Where practicable, we have also installed charge points at our regional offices and our construction site. We have partnered with a major provider to manage the cost charged to staff making it a simple process to manage.

There are, as you mentioned, challenges at present to electrifying your commercial vehicle fleet. What are those challenges and how will you be meeting them?
As we don’t have a return-to-depot commercial fleet, the main issue is charge point availability close to where the drivers live. This is having the biggest impact on commercial EV adoption. We are working with our clients to install charge points to enable the deployment of commercial EVs when practicable.

How much assistance can organisations such as the Association of Fleet Professionals (AFP) be in lobbying the government to promote change that meets the needs of fleet operators? How much more can the government do?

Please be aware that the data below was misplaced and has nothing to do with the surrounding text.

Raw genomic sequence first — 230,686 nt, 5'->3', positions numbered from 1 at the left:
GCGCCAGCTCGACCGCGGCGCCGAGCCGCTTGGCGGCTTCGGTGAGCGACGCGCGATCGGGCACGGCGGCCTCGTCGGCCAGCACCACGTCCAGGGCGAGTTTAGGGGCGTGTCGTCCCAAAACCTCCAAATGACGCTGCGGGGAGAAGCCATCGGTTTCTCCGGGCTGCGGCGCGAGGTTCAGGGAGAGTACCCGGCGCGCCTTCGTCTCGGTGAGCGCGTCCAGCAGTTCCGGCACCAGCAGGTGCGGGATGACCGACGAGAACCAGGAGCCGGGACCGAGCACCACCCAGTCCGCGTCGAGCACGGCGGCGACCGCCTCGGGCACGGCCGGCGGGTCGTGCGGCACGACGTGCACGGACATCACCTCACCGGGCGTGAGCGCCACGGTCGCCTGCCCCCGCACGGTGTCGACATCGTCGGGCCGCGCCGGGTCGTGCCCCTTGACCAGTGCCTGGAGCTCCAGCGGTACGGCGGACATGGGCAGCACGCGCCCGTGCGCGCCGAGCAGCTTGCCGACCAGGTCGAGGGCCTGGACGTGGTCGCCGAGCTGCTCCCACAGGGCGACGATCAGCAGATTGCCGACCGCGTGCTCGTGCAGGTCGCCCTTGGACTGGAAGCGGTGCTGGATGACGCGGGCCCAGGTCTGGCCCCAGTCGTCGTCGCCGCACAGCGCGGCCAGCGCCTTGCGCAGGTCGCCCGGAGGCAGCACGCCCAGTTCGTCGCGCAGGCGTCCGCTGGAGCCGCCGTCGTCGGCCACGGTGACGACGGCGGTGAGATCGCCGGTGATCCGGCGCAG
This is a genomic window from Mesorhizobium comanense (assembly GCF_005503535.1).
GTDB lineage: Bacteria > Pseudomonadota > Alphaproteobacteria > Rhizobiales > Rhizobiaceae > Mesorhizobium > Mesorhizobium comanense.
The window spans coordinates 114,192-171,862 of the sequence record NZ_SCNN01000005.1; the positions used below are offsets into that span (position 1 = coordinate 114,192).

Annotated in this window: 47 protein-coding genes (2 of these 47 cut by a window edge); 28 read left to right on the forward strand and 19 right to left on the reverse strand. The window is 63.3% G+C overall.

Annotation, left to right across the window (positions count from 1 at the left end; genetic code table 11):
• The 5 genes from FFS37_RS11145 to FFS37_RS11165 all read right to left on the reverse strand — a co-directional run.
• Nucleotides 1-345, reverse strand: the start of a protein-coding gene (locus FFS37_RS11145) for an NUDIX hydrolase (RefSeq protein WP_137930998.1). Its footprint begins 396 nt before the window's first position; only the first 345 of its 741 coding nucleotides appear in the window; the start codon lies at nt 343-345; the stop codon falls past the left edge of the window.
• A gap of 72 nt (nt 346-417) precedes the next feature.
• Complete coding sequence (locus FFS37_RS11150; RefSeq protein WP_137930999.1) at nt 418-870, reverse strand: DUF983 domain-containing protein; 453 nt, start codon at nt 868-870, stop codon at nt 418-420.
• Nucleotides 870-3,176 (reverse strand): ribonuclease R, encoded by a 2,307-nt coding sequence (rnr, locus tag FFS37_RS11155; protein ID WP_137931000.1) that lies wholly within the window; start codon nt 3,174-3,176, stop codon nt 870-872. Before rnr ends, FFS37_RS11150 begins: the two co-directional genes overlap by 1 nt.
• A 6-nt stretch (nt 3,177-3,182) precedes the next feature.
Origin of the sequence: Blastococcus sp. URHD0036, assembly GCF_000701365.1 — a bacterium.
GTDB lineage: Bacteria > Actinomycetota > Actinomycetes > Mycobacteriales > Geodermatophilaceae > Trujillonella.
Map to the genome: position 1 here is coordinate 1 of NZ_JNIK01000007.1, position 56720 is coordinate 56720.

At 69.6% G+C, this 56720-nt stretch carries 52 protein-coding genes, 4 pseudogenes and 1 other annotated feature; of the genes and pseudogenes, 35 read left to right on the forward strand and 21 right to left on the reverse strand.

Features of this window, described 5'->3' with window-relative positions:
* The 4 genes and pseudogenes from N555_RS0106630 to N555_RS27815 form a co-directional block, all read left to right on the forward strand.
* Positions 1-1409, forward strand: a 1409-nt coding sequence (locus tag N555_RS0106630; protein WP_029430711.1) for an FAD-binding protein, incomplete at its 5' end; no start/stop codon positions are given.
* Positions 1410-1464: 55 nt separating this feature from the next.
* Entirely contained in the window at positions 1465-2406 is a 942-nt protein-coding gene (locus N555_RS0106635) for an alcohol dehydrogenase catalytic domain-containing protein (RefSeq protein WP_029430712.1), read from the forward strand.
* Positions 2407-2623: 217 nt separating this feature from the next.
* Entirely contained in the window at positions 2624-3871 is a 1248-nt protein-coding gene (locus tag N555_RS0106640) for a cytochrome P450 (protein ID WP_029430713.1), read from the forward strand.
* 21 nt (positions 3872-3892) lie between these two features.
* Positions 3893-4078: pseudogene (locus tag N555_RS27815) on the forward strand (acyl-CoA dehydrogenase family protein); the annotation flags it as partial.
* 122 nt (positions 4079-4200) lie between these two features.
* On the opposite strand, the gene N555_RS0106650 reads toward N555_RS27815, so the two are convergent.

Organisations like the AFP are crucial to lobbying the government and other bodies on the challenges Fleets face in the Zero-emission transport space. The collective value of professional bodies is vital in the provision of information to the government.

In your view, what are the major considerations when decisions are made in providing infrastructure for EVs?
Collaboration, information, partnerships and more collaboration. You need to involve as many stakeholders as possible, be well informed with data on journeys, frequency of use and most of all, driver engagement. Drivers have a wealth of practical experience and information on how your fleet operates, without drivers on board, it will never work.

With a fleet of commercial vehicles that are not returned to depots, what are the vehicle security concerns involved and how do you address them?
We have a number of security options for different workstreams, both physical and electronic, which as you will understand, I cannot elaborate on further.

Although all your drivers “drive for work”, they are not professional drivers. How do you manage driver risk in this environment?